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IOC rule against kneeling violates human rights

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(Last Updated On: June 15, 2020)

Global Athlete, an international athlete-led movement, declared that the IOC rule that bans competitors from kneeling in support of anti-racism protests violates human rights.

It comes as an International Olympic Committee (IOC) issued rule 50 guidelines in January saying it included taking a knee.

According to the rule’s guidelines, the unique nature of the Olympic Games enables athletes from all over the world to come together in peace and harmony.

The rule states, “We believe that the example we set by competing with the world’s best while living in harmony in the Olympic Village is a uniquely positive message to send to an increasingly divided world. This is why it is important, on both a personal and a global level, that we keep the venues, the Olympic Village, and the podium neutral and free from any form of political, religious, or ethnic demonstrations.”

Global Athlete said this was “a clear breach of human rights” and demanded a change in the regulation.

This comes amid protests following the death of George Floyd, a black American who died in police custody in Minneapolis, USA.

The IOC has said athletes will decide how best to support the core Olympic values “in a dignified way”.

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Pakistan invites Afghan cricket team on official tour

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(Last Updated On: November 24, 2020)

Pakistan Cricket Board (PCB) has invited Afghanistan’s national cricket team on an official tour for the first time, officials said Tuesday.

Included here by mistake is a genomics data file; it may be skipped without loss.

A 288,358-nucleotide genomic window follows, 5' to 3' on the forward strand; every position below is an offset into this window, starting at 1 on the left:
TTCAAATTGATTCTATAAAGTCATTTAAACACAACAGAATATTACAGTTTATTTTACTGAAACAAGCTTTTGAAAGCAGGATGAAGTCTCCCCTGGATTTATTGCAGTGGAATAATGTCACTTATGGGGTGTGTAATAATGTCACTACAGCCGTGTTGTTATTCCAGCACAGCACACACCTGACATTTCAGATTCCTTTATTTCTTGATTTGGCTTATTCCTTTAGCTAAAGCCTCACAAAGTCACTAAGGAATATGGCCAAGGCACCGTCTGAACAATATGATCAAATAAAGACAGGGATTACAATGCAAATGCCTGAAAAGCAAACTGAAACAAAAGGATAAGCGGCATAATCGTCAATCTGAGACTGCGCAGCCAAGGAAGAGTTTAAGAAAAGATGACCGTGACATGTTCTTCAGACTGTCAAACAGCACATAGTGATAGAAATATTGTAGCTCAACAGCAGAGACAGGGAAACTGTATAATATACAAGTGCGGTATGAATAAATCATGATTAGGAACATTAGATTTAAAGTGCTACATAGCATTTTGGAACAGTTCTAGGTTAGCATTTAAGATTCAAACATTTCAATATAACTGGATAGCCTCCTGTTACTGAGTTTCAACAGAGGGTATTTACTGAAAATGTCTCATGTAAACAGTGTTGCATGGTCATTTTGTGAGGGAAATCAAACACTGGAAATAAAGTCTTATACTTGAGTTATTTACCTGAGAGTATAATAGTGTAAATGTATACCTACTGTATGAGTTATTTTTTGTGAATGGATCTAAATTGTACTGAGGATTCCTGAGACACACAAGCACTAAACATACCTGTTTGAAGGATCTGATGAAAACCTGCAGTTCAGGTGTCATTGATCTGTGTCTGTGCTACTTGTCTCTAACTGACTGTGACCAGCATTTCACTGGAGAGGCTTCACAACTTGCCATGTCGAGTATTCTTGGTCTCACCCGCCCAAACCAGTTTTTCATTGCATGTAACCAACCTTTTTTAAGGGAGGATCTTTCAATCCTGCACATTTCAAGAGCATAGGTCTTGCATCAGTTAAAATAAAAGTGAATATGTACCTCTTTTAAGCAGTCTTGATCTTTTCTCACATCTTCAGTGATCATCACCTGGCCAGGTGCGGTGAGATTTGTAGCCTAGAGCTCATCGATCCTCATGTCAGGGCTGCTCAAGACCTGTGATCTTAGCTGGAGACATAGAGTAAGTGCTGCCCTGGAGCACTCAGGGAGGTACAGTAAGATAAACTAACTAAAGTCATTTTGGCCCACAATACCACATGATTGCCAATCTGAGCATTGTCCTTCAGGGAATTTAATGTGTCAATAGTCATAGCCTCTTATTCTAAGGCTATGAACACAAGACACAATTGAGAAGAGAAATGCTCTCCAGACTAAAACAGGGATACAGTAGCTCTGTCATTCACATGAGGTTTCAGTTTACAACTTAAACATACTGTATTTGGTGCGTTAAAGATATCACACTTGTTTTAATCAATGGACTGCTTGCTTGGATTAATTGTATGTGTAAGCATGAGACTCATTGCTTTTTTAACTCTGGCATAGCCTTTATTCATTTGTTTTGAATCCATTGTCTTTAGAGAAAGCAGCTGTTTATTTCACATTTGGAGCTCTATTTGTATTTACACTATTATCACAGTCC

This historic move follows the recent visit to Kabul by Prime Minister Imran Khan – one of the game’s greatest players.

“We’ll try to look for a possible window for this tour – and if not 2021, we’ll definitely try to plan a series in 2022 season,” said PCB chief executive Wasim Khan.

“A cricket series between Pakistan and Afghanistan could be a harbinger of love and peace between the two countries,” he told AFP.

An Afghan national side toured Pakistan in May 2011 but they only played a second-string side and matches were not given first-class status.

The two countries have played only a single official one-day match and one Twenty20 international – both in the United Arab Emirates.

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Taliban ignoring calls for reduction in violence: US envoy

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(Last Updated On: November 23, 2020)

Despite concerted efforts on the part of the United States to get the Taliban to reduce its levels of violence in the country, the group has failed to listen to calls from the US and in fact dislike being criticized.

Speaking virtually to the media on Monday, the US Chargé d’Affaires to Afghanistan Ross Wilson said the United States has not been able to convince the Taliban to scale down on violent attacks.

There has been a marked increase in violence by the Taliban since the signing of the US-Taliban deal in February in Doha.

In line with this, Wilson said: “We are deeply concerned about the Taliban’s [increase in] violence since February 29, it is not consistent with the terms that we believe we agreed upon with the Taliban.

“We have told the Taliban this very clearly and directly many times, they don’t like the criticism from us, they don’t like the implied criticism from the United Nations, from the EU from other international communities.